SUNScholar will be offline for maintenance from 10:00 SAST on Wednesday the 21st of November 2018.

Underestimating the probability of coincidence

Muller, M. A. (2014)

CITATION: Muller, M. A. 2014. Underestimating the probability of coincidence. Obiter, 35(2):173-187.

The original publication is available at


Coincidences are more common than most people might expect. It is quite possible that different pieces of evidence that seem to point in the same direction do so coincidentally. We come to the best possible conclusion about (say) the probability of guilt only after careful analysis of the combination of probabilities of the respective pieces of evidence has been performed in conformance with the principles of probability theory. Several methods are available for the evaluation and handling of such contingencies. Depending on the way a particular situation presents itself, Bayes’s theorem in one of its equivalent guises is often used. The danger in avoiding this type of reasoning is that incorrect conclusions may be drawn, believing that events are somehow beyond coincidence. When it happens in a court of law it may be extremely prejudicial to the defendant. Coincidences are best understood within the context of probability theory.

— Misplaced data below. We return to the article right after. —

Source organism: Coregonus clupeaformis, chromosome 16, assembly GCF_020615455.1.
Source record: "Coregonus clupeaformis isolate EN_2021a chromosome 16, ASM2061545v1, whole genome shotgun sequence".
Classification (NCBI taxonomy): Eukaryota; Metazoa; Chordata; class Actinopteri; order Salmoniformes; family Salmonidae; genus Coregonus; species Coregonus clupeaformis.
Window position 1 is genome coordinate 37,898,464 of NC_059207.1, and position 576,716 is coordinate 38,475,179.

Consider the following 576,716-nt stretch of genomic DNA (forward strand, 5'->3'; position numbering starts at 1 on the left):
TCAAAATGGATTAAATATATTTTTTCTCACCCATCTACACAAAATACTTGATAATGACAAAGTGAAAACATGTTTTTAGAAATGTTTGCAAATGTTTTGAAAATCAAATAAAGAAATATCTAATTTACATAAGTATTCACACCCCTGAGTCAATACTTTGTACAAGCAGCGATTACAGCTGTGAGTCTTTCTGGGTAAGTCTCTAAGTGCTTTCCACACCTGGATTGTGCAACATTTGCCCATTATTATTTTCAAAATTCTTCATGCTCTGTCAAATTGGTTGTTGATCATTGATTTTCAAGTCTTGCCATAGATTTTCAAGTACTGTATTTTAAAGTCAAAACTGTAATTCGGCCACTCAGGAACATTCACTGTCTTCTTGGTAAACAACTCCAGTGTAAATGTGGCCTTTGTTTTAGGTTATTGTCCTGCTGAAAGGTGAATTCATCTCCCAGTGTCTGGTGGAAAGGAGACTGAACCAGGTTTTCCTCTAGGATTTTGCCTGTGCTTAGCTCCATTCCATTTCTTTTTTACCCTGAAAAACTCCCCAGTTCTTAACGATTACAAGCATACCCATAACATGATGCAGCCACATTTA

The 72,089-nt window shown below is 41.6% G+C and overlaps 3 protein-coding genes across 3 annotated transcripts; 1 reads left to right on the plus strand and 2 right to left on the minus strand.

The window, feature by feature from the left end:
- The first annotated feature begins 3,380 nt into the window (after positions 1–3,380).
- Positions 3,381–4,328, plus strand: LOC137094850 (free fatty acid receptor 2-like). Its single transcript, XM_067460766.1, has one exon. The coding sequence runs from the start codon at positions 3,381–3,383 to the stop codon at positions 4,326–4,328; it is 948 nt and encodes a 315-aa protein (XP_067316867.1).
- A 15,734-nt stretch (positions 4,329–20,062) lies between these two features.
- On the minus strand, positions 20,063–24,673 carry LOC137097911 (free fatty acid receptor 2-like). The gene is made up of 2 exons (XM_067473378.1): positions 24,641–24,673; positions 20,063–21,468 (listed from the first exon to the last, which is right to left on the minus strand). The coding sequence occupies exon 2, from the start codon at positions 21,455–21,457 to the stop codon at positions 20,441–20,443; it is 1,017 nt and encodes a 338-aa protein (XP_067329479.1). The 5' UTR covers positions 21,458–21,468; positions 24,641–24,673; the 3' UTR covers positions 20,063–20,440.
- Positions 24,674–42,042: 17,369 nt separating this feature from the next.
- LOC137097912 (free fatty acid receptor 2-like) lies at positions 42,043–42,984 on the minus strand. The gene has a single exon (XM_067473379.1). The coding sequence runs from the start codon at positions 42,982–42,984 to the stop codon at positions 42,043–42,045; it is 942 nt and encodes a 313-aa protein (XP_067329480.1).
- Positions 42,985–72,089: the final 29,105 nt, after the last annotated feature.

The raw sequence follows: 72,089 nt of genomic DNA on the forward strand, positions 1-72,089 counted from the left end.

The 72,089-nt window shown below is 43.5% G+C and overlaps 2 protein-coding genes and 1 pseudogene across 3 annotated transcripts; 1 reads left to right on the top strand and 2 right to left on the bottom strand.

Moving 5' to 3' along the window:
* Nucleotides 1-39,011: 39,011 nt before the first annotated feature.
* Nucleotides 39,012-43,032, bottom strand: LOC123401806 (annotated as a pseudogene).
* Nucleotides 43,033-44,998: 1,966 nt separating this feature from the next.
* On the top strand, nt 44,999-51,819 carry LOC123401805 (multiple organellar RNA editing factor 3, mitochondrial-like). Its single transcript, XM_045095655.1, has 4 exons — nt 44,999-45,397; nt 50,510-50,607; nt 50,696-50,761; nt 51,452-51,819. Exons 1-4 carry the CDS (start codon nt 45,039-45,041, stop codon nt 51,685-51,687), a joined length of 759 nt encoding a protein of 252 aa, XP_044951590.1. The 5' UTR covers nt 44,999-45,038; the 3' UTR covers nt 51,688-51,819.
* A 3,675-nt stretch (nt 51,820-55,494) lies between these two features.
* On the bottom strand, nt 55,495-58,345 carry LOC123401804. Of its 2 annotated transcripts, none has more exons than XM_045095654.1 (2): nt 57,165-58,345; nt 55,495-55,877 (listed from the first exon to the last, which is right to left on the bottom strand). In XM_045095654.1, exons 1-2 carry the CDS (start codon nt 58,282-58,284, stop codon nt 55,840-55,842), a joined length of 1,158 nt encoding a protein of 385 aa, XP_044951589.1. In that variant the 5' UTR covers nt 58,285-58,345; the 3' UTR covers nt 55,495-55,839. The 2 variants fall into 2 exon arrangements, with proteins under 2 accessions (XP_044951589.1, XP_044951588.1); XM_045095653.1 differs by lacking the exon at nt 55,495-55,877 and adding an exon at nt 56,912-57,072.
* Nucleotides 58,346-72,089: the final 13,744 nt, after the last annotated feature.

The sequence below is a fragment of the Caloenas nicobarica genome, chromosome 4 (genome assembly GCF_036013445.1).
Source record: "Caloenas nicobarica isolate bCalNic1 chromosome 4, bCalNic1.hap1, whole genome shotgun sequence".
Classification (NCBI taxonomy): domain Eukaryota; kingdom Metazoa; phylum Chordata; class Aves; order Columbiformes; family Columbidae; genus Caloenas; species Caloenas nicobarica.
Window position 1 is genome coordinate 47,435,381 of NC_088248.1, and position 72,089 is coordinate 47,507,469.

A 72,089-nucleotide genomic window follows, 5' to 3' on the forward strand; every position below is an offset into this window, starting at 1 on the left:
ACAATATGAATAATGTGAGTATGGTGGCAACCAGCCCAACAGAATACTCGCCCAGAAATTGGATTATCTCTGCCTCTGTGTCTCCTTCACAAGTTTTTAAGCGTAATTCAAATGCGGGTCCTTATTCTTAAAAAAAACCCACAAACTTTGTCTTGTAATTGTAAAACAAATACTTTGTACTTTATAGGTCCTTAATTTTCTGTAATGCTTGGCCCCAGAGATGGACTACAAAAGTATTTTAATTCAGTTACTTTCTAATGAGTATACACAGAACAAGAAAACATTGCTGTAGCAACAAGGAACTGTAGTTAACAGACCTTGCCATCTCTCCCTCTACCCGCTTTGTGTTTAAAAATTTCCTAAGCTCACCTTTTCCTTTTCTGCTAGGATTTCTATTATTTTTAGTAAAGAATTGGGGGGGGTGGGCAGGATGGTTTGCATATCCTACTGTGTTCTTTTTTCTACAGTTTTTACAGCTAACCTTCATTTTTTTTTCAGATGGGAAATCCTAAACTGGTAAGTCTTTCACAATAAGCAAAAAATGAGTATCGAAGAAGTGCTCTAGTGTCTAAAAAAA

Please refer to this item in SUNScholar by using the following persistent URL:
This item appears in the following collections: